- Doug Chia
Guardians of the VSM Galaxy, Vol. 2
The Walt Disney Company has done it again. CEO Bob Iger and his corporate cast members got their creative people involved with Disney’s 2023 virtual shareholder meeting. This year’s Disney VSM was another crowd pleaser and fit nicely into the celebration of the 100th year anniversary of the company and 50th year anniversary of Walt Disney World in Orlando, Florida. VSM attendees were treated to footage of the brand new Tron: Lightcycle Run ride at Disney World, a never-before-seen extended trailer for Guardians of the Galaxy, Volume 3, and a special appearance by Dwayne “The Rock” Johnson to announce the upcoming live-action remake of Moana. For the second consecutive year, Disney put in the effort to make its VSM exciting. It definitely got me pumped up for some of the fun experiences I’m going to have with my family in the months to come.
I’m not going to walk you through the entire meeting like I did last year because others have done it for me! Yes, Disney super fans are now watching their beloved company’s VSMs and writing up their own summaries. Here are few:
Highlights from The Walt Disney Company 2023 Annual Meeting of Shareholders (DIS)
What Just Happened at the Disney 2023 Shareholder Meeting? (MickeyBlog.com)
Takeaways from Disney’s Annual Shareholders Meeting 2023 (Boardwalk Times)
The Perfect Answer
What I want to highlight comes from the Q&A session. Iger gave the best response I’ve ever heard from a CEO to the question of whether and when corporations should take stances on social/political issues. His answer was absolute perfection. (Of course I’m biased because I agree with him!) Here are the Q&A:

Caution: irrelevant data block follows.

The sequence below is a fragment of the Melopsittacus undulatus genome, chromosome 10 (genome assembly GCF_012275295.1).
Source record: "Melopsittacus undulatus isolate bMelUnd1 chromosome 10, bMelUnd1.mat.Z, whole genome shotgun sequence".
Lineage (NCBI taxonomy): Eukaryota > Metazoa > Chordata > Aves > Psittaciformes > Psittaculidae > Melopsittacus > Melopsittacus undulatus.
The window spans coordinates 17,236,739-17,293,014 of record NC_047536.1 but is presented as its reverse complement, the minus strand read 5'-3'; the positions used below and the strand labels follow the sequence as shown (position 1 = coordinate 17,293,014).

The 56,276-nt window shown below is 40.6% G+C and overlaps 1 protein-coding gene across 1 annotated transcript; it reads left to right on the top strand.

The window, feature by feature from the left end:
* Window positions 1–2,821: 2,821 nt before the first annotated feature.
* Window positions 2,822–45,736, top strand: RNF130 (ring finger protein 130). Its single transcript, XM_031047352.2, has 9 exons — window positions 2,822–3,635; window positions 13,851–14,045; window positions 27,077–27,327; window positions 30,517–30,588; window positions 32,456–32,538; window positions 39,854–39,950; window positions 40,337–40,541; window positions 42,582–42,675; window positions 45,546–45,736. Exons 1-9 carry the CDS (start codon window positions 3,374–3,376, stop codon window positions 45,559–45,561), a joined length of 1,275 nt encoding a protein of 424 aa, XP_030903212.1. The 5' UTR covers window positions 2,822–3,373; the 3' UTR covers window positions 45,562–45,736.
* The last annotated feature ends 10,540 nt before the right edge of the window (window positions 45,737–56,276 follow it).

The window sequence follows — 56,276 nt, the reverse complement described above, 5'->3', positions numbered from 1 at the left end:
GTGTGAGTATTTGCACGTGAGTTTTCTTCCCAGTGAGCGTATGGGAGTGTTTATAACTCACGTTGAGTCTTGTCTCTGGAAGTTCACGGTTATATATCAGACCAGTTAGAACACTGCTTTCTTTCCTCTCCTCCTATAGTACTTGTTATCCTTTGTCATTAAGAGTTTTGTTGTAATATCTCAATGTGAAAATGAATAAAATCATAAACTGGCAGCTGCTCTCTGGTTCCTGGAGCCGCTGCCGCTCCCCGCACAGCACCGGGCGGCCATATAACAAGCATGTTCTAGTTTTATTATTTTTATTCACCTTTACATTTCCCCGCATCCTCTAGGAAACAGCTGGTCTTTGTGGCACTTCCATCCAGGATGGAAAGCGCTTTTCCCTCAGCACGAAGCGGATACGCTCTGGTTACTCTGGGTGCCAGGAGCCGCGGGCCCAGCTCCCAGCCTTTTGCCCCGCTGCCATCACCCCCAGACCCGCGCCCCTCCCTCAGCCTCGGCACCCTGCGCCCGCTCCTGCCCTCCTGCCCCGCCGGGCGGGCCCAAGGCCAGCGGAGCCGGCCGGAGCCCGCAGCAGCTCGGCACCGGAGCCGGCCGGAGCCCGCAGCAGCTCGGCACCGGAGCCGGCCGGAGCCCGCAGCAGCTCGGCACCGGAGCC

Shareholder: Good morning Bob, and thank you for coming back after a successful retirement. It's a painful task I'm sure, and I know that you do it for love of the company, not for money. Regarding the last question brought up, I just disagree that Disney has an obligation to take political positions that are detrimental to the overall company… My comment is, is it wise for the company to take political positions to satisfy a very small portion of the people when our primary mission is entertainment, not education.
Iger: OK, well Raymond, first of all, I respect your position on this and appreciate your question, and I would like to address that. Look, first of all, as the CEO of the company, I think my job is to strive to do what I think is best for our business, and that includes doing what's best for our cast members--our employees--and what will enable both to flourish. I don't think we should or can weigh in on every issue, and I also understand there are going to be gray areas. There are going to times when we decide to weigh in on an issue that we believe is worthy of debate because of its relevance and importance to our business or to our employees. And there are there are times when I actually believe we shouldn't. But, I strongly feel that we alone have to determine whether, when or how to weigh in on a on an issue, whether it's private or public, of course with the standard that, when we take a position on those matters, there's a true reason why we have. And in almost all cases, it has to be because it directly affects our business or our people. And I think if you look back, for decades corporate America has expressed themselves on numerous issues, both right and wrong. And our country, I think, is better off for that. And this was evident during the Civil Rights Era, as I recall as a child, when a lot of companies weighed in on injustices that they saw in America. It was certainly true during World War II when those that stood in silence in some ways still carry the stain of indifference. So, as long as I'm in the job, I'm going to continue to be guided by a sense of decency and respect and trust our instincts that when we do weigh in, we weigh in because the issue is truly relevant to our business and to the people that work for us. Thank you.